It is always beneficial to learn something you don't know to build at least a basic understanding of it than it is to ignore it.
It's great you can admit you don't know how to implement quick sort. But the proper attitude would be to go find out. :)
Lastly, some advice for running a blog. Spell check before posting. If you don't care to read your own blog - why should I? For many users, especially the HN crowd, a blog littered with typos is going to be met by a closed tab.
But I'm not going to "find out" about the quick sort, anyway. And the reason why is exactly what this article is about.
What I was trying to say by it, is that we as developers should invest our time consciously in learning things that will lead to company's profit. There's so much to learn these days. Many new shiny interesting things. And we are sometimes being too tech-y, we like to learn hard stuff, because it make us feel smart.
While the smart thing would be to constantly thinking about whether I really need that skill or not.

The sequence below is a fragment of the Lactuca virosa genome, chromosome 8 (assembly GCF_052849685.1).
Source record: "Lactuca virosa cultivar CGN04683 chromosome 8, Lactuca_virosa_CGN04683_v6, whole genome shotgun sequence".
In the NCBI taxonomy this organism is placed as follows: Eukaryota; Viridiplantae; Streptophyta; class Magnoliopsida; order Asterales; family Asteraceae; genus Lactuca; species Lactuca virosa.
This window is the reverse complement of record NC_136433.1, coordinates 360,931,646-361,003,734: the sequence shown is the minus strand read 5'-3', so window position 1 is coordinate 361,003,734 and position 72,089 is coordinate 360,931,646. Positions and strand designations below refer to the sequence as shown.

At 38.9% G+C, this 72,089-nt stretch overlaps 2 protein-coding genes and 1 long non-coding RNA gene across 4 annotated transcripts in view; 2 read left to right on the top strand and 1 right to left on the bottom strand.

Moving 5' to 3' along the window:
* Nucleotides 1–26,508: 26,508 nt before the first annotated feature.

I picked up on that, don't worry! It was meant as advice, as many people would stop reading without keeping that in mind.
>What I was trying to say by it, is that we as developers should invest our time consciously in learning things that will lead to company's profit.
This assumes you're already working for the company. Generally this sort of thing is asked in an interview. If the company is asking you to perform a quick sort - it may be the field of work that is beneficial to the companies bottom line and therefore be important to know!
The reasoning here is much like the argument against "code a binary tree search on a whiteboard" except it replaced "search binary tree" with "quicksort". It may or may not be applicable but if a company is asking, they believe it might be. (Or they consider it a display of talent/skill, which can be equally important in hiring decisions.)